Diagnostic hearing testing helps audiologists to evaluate each individual’s hearing levels across different frequencies and through different modes of transmission from the outer ear to the inner ear. There are different types of diagnostic testing available to help audiologists determine the best options for individuals with hearing loss.
Dr. Sandra Abbott Gabbard performs a Pure-Tone Audiometry test in the clinic.
TYPES OF HEARING TESTS
Speech Recognition and Speech Understanding - tests of speech recognition and speech understanding in quiet and in noise are used to evaluate speech clarity.
Pure-Tone Audiometry – PTA measures hearing sensitivity and helps audiologists in determining the type, degree, and configuration of hearing loss.
Otoacoustic Emissions – a measurement of the hair cell function in the inner ear, specifically the sound generated by normally functioning cochlea.
Tympanometry – a measurement of the air pressure in the middle ear to test middle ear function and concerns.
Bone Conduction – An oscillator vibrates and sends the pure-tone sound directly into the cochlea, bypassing the outer and middle ear. This helps determine whether there is a concern with the outer ear or the middle ear.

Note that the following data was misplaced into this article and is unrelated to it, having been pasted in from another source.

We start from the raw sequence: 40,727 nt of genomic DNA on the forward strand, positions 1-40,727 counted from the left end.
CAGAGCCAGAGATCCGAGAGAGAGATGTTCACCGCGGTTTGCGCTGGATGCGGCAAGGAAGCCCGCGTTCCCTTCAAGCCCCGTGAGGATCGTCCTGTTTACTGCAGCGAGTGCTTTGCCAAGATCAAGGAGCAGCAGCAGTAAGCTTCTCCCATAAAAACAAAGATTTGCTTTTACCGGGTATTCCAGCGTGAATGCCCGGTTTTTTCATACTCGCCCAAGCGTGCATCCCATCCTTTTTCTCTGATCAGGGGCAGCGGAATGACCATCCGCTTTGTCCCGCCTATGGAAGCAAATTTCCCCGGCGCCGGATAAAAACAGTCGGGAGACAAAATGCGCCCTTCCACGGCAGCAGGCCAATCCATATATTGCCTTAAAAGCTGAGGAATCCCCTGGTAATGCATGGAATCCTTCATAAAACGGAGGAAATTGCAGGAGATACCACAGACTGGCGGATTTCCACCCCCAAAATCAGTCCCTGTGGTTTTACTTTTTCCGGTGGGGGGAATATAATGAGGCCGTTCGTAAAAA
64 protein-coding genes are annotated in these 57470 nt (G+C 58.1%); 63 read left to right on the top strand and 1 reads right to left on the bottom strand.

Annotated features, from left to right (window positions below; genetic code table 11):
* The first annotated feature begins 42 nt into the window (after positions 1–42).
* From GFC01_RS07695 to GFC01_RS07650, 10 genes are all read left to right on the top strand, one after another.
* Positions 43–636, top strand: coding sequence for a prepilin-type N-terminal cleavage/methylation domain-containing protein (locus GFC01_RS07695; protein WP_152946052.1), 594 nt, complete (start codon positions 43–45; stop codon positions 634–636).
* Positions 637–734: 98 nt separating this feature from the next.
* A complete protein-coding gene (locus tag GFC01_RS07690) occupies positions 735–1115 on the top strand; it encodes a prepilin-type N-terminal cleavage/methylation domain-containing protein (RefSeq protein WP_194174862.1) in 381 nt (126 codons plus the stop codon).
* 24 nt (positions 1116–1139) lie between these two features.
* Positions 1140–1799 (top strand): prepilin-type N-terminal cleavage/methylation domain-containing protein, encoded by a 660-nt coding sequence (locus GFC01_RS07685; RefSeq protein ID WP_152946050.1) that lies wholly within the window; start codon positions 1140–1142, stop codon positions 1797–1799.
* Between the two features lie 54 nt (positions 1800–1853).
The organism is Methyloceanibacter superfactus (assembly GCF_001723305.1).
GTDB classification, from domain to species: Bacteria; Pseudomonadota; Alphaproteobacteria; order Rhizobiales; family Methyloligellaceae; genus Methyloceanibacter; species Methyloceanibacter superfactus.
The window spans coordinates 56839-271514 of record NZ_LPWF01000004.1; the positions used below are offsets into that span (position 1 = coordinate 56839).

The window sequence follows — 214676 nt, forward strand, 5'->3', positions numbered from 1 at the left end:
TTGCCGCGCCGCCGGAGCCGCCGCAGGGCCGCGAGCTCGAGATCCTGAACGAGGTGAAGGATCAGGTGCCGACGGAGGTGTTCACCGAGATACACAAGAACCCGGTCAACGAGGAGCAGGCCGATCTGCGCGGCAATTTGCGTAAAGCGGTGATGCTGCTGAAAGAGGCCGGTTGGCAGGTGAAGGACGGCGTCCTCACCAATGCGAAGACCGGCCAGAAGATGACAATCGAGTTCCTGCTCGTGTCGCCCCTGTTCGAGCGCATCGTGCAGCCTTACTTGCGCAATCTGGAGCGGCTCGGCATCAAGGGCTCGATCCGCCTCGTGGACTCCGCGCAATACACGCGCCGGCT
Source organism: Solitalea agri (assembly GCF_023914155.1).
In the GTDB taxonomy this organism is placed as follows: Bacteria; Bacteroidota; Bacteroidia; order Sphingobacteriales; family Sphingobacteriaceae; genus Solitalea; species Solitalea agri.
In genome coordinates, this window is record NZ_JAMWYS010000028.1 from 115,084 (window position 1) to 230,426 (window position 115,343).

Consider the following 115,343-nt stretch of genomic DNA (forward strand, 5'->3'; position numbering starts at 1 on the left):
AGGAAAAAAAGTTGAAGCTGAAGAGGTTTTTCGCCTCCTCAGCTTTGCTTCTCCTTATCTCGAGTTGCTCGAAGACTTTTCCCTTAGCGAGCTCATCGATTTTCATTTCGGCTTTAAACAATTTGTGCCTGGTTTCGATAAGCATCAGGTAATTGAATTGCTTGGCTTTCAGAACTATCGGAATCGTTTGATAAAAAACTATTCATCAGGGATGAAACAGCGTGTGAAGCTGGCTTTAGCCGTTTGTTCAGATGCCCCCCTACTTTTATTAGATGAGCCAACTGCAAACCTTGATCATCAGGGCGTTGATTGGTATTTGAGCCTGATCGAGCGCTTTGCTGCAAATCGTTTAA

Acoustic Reflex – acoustic reflex tests use high sound pressure to measure the response of intratympanic muscles.
Ultra high-frequency audiometry – an extension of the pure-tone audiometry above 8kHz to test for hearing loss caused by ototoxicity, noise exposure, and acoustic trauma in patients reporting tinnitus.
Auditory Brainstem Response (ABR) and Auditory Steady State response (ASSR) -tests used to measure brain wave activity in response to sound stimulation. These tests allow audiologists to estimate hearing in infants or individuals who are not able to give reliable responses to soft sounds.
Dr. Caleb Kronen performs a tympanometry on a patient in the clinic.
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